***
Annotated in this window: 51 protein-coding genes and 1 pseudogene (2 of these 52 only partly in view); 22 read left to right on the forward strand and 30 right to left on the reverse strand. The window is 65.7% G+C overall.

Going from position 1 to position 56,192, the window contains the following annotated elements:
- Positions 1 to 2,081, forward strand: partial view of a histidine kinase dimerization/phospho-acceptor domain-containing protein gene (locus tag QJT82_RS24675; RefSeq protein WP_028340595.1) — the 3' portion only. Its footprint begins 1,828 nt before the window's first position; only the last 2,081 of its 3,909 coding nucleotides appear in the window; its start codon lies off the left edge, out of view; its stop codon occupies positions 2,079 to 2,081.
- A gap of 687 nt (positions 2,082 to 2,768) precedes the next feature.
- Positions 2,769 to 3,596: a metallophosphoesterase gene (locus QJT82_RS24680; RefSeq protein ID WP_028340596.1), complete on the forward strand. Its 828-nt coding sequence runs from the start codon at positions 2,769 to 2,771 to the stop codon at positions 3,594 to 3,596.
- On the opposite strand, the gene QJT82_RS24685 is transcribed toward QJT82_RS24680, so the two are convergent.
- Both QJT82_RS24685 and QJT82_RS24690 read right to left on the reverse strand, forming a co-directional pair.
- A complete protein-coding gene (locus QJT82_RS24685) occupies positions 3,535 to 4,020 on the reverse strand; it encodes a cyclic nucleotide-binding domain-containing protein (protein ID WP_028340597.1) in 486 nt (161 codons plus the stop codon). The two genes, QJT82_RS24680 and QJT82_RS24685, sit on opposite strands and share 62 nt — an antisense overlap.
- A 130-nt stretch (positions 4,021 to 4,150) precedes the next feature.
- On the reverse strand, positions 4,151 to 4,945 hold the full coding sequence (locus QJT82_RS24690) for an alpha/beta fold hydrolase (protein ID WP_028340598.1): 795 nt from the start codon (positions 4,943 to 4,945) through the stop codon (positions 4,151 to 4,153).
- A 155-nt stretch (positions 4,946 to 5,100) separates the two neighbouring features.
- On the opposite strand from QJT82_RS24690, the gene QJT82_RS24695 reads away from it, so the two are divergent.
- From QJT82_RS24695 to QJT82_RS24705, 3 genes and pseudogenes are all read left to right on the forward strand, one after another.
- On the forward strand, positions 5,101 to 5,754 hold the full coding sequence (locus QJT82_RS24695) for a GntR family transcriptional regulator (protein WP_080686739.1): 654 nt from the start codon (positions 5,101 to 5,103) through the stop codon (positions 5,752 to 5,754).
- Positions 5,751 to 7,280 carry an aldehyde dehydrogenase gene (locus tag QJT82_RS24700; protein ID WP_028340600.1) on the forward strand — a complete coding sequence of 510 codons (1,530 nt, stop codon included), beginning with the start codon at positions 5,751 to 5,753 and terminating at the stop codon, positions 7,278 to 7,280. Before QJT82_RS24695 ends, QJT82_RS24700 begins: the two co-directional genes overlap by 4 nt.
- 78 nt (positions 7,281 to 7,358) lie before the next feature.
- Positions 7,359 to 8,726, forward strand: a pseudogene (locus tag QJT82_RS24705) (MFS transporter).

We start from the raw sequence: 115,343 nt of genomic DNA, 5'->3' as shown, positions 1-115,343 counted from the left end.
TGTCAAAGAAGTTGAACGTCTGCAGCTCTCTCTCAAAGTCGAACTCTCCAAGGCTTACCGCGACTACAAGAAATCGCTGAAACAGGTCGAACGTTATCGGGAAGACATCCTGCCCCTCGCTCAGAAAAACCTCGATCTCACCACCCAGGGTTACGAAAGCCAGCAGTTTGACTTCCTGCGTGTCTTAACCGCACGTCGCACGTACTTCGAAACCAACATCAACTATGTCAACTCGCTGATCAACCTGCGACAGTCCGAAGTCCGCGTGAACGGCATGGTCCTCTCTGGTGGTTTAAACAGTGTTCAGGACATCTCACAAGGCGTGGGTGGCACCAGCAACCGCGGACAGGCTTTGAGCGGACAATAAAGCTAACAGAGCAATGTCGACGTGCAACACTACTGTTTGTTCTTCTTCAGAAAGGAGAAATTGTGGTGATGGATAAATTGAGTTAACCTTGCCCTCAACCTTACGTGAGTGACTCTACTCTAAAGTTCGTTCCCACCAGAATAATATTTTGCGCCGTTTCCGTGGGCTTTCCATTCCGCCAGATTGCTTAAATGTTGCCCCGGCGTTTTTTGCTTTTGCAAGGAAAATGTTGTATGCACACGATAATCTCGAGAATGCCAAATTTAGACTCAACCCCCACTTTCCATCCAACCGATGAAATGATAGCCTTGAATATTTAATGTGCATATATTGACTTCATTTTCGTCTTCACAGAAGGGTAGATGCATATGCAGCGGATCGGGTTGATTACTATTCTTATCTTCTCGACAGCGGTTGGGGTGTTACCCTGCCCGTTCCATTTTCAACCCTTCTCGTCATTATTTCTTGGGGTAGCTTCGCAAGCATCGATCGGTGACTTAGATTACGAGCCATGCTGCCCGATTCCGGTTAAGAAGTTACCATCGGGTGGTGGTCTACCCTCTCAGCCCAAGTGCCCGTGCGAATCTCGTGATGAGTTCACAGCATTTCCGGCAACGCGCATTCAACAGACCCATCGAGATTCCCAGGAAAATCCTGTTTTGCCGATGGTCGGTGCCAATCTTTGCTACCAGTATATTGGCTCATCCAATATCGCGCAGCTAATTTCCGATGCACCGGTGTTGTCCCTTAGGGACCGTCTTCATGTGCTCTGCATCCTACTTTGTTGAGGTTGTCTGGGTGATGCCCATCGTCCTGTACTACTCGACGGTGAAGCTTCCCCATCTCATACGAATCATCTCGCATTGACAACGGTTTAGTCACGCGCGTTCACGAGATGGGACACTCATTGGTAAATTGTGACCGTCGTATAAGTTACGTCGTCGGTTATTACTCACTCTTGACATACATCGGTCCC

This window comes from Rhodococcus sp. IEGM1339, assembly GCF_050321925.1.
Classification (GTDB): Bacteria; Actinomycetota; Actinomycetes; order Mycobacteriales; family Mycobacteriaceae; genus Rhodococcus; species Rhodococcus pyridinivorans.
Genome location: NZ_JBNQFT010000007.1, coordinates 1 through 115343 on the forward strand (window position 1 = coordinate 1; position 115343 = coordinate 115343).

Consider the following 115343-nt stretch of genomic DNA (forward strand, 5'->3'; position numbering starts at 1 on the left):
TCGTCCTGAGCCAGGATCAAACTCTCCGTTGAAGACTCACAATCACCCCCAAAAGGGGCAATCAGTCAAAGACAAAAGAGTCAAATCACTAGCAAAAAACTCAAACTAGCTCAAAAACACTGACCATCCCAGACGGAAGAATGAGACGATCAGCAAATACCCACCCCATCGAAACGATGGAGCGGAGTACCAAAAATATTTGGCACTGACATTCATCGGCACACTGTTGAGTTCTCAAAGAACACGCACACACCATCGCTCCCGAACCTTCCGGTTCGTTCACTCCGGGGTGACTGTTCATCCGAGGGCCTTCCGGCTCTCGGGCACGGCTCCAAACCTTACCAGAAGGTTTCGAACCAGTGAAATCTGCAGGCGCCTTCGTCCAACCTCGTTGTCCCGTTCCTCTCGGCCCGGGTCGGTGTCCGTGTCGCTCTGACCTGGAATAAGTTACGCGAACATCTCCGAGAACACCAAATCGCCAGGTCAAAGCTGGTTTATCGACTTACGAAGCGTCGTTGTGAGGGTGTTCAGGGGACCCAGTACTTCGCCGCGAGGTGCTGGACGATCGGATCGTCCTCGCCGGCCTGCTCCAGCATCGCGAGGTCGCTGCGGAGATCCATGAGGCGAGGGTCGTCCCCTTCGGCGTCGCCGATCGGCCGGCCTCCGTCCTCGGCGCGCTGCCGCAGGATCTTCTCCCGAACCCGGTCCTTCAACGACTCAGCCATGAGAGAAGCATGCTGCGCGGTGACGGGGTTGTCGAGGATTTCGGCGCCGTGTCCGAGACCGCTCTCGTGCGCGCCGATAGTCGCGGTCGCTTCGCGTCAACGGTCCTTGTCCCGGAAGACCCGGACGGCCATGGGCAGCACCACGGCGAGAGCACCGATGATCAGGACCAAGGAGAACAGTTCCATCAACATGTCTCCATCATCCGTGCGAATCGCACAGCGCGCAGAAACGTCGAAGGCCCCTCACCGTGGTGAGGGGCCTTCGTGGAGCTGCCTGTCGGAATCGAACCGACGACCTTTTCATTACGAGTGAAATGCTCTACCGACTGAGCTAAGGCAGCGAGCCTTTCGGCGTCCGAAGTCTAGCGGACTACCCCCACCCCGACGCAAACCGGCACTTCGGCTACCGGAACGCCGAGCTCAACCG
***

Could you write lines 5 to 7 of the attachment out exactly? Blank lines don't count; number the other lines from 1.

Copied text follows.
- Positions 2,769 to 3,596: a metallophosphoesterase gene (locus QJT82_RS24680; RefSeq protein ID WP_028340596.1), complete on the forward strand. Its 828-nt coding sequence runs from the start codon at positions 2,769 to 2,771 to the stop codon at positions 3,594 to 3,596.
- On the opposite strand, the gene QJT82_RS24685 is transcribed toward QJT82_RS24680, so the two are convergent.
- Both QJT82_RS24685 and QJT82_RS24690 read right to left on the reverse strand, forming a co-directional pair.